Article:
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    Re: Top Ten Best Seasons from Reds Pitchers in the Past 20 Years

    Quote Originally Posted by PuffyPig View Post
    Buit there are so many dominant years from relievers, there should be a least a few on this list.

    But it's hard to compare them, so make two lists.
    Here's a reliever's list (that I didn't spend nearly as much time researching):
    10. 2007 Dave Weathers
    This is certainly the least sexy pick. In 2007, Weathers led the NL in games finished. Considering the team's limited winning opportunities, he also managed to convert 33 saves. There was never anything overwhelming about Weathers' stuff, but in 2007, he was the go-to guy who got the team out of many jams.

    9. 1991 Norm Charlton
    Norm Charlton spent part of 1991 as a starter, but his results as a reliever are what stood out. In 42.2 IP, he had a 0.84 ERA and held opponents to a .510 OPS.

    8. 2002 Danny Graves
    Danny Graves started a few games in 2002 to prepare for his transition to starting. But as a reliever, it's worth noting that he 32 saves and provided 98.2 IP of quality pitching. Ironically, the Baby-Faced Assassin won the Lou Gehrig Award that year.

    7. 1994 Jeff Brantley
    The Cowboy had a couple good years with the Reds, and it all started in 1994 as he was a reclamation project after he fell out of favor in San Francisco. He made the most of his opportunity, giving up only 46 hits in 65.1 IP and being groomed to become the team's closer.

    6. 1998 Jeff Shaw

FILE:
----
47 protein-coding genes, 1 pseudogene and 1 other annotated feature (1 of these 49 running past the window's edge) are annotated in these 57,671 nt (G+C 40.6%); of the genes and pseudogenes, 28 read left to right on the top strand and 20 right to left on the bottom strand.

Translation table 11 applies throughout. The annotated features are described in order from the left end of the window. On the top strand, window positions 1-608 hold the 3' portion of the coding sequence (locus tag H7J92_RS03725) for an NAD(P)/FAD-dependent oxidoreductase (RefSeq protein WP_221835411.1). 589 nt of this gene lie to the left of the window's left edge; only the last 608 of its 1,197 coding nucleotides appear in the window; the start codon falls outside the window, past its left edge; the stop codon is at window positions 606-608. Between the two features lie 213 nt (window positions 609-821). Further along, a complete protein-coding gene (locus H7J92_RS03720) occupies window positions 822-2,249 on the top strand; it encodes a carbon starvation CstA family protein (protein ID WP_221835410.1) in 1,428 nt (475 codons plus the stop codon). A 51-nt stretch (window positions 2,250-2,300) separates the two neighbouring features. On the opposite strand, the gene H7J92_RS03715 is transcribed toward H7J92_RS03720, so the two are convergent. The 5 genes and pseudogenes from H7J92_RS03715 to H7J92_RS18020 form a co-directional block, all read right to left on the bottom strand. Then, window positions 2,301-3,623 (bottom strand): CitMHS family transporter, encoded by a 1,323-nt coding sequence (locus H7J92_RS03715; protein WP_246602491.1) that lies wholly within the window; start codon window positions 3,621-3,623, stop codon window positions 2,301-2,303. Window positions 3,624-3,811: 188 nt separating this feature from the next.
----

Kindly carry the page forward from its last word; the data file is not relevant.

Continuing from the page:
Jeff Shaw was undoubtedly the Reds' best reliever of the '90s. He was widely considered to be a bust when he came into spring training as a non-roster invitee, but he impressed right away and became one of the best relievers in MLB over the next 7 years.

    5. 1999 Scott Williamson
    1999 was the year Williamson won Rookie of the Year honors and rightfully so. He had brief success at other points in his career, but nothing topped what he did as a rookie. At one time, he was one of the most exciting players in the organization.

    4. 1996 Jeff Brantley
    Brantley led the NL in saves with 44, and for the 3rd consecutive year, he allowed less than 7 hits per 9 IP. Injuries shortened his season in '98 before he was traded to the Cardinals for Dmitri Young.

    3. 2000 Danny Graves
    How often do you see a reliever with 30+ saves and 10+ wins? Graves is one of 5 players to do it in the past 20 years. He was also the king of coming into games to induce ground-ball double plays.

    2. 1996 Jeff Shaw
    Even though Jeff Brantley was the closer that year, Jeff Shaw's job as a setup guy was more impressive in this writer's opinion. He pitched 104.2 innings out of the bullpen and kept the Reds in countless games. Without him, there's no doubt that Brantley wouldn't have led the league in saves.

    1. 1997 Jeff Shaw
    I've already gone over Shaw's impressive job as a setup reliever, but he was at his best in 1997 as a closer. Brantley battled injury, and Shaw stepped in without missing a beat. His 42 saves led the league, and his sub-1.000 WHIP said one thing about his pitching: dominant.